‘It will come back to haunt us’: inside warnings against China’s ‘Wolf Warrior’ coronavirus diplomacy
- Chinese observers and former envoys caution against Beijing’s attempts to define international opinion in the face of a global health crisis
- Be aware of criticism in usually friendly countries as they question China’s position, observers say
It is rare for Chinese observers to issue such blunt warnings about their country’s tactics, especially since China has taken an increasingly strident tone against the United States and its Western allies in the past two years.
But Shi Zhan, an associate professor and director of the World Politics Centre at China Foreign Affairs University, said the rise of nationalism among diplomats was particularly dangerous considering the soaring distrust of China and a pulling away from Beijing by Western countries.
With a looming global recession, the loss of trust and credibility was a lot more harmful than weak overseas demand and loss of manufacturing orders, Shi said in an interview with networking platform Zhisland.com.
He said comments such as those by foreign ministry spokesman Zhao Lijian to deflect the blame for quality problems with masks and China’s other medical exports were particularly counterproductive.
Zhao said in a tweet on March 20 that “if someone claims that China’s exports are toxic, then stop wearing China-made masks and protective gowns”.
Shi said: “To an overseas audience, Zhao sounded like he was using [the supply of] masks as a threat and it immediately becomes a security issue when the masks are seen as being weaponised.”
He also warned of changes in global supply chains that would pose major challenges to China’s economy amid the biggest contraction in decades.
“These kinds of unchecked assertions hyping up mistrust and confrontation will do a lot more harm to China’s manufacturing sector than the virus,” Shi said. “The approach championed by wolf warriors is not sustainable because the more strident you are, the more isolated you are and the farther you will be away from the world.”
Speaking at a seminar in Beijing on Wednesday, Cheng Tao, China’s former envoy to Mali and Morocco, cautioned that despite Beijing’s well-intended medical aid, there would be harsh criticism towards China from all over the world, including African countries.
“To understand and prepare for stinging views specifically against China, we must have a rational, accurate assessment of ourselves and our position in the world. It is of the utmost importance for us to know about our own limits,” Caixin magazine quoted him as saying.
Cheng said the coronavirus should serve as “a wake-up call” for the government and the people in an increasingly chaotic world, as the country faces a devastating economic blow and escalating rivalry with the United States and its allies.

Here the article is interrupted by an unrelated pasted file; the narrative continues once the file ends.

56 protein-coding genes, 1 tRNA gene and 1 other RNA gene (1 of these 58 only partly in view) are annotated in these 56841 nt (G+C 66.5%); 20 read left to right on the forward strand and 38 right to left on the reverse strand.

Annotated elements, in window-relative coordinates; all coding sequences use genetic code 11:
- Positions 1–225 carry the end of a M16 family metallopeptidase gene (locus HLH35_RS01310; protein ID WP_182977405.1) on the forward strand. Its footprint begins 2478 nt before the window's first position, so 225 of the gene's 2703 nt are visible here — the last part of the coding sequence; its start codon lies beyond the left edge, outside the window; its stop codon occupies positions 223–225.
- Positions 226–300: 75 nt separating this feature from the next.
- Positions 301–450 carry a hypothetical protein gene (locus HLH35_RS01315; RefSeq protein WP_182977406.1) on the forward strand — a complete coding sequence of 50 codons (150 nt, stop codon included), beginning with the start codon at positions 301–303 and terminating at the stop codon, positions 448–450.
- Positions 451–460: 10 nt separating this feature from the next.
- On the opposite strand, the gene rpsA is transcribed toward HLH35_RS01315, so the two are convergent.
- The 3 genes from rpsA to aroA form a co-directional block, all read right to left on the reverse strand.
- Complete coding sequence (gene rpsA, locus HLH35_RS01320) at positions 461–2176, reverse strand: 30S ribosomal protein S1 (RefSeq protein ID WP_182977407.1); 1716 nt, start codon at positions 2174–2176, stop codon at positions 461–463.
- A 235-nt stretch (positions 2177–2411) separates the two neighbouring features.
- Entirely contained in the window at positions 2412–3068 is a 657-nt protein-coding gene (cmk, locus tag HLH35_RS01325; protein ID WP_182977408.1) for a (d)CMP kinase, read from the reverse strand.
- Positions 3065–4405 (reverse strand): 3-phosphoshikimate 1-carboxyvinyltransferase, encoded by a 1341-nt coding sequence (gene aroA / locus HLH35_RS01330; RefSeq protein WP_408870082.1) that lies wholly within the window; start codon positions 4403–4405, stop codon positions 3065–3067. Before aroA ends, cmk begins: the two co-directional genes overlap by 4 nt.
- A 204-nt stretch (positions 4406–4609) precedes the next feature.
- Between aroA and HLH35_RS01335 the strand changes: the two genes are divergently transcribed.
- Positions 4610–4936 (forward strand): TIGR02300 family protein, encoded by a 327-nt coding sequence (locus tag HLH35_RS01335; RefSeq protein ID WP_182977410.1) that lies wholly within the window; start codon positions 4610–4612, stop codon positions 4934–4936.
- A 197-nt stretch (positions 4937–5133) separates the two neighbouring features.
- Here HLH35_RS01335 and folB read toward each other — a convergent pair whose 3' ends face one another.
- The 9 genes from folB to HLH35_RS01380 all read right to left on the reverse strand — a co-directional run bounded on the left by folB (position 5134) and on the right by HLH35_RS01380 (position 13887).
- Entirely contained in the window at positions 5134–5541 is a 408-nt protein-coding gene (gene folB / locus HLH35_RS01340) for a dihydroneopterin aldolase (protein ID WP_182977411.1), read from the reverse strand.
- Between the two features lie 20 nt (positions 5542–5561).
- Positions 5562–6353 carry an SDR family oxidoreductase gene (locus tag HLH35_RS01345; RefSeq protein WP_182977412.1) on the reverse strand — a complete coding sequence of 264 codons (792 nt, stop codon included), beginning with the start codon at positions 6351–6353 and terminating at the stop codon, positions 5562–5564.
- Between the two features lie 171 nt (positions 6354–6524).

Noting a change in behaviour and rhetoric among many senior diplomats, he cautioned against sensational remarks, diplomatic swagger and gloating over other countries’ suffering, which he said “would do nothing to help, but come back to haunt our own”.
Their comments came as Global Times, a nationalist tabloid controlled by Communist Party mouthpiece People’s Daily, defended wolf warrior diplomacy on Thursday, calling it a natural result of “the changing strengths of China and the West”.
The newspaper said that compared with the “flaccid diplomatic tone” of the past, Chinese diplomats had become more astute and less subtle in fending off criticism and protecting China’s interests. Others have also said that China has to defend itself strongly as politicians in other nations push for Beijing to pay compensation for the pandemic.
Under President Xi Jinping’s call for “a fighting spirit”, China’s diplomats have become increasingly assertive on the world stage, with Beijing repeatedly resorting to nationalism in recent years over the trade war, mass protests in Hong Kong and the fate of Chinese telecoms giant Huawei.
But experts have warned that stoking nationalist sentiment, especially when combined with disaster opportunism, is a double-edged sword that could easily backfire and make it more difficult for sensible and rational decisions.
Former ambassador to Egypt and Saudi Arabia Wu Sike said Beijing needed to be on alert when critical views emerged in countries that were usually friendly, such as Iran, which was among the first to receive medical aid from China.
“We must remain sober-minded that there are different voices and perceptions even in friendly nations,” he said.
Iranian health ministry spokesman Kianush Jahanpur questioned on Twitter the authenticity of China’s official coronavirus statistics, especially its relatively low death tolls, calling it “a bitter joke”. He backtracked and deleted the tweet after a protest by Chinese ambassador to Tehran Chang Hua.
According to Wu, Jahanpur was not the only one in Iran who was upset with Beijing over the coronavirus, with a number of Iranian parliamentarians also voicing dissatisfaction.
“But we cannot allow the relatively good relations with those countries to be affected simply because of those critical views. They are the real foundation of China’s diplomacy,” he said.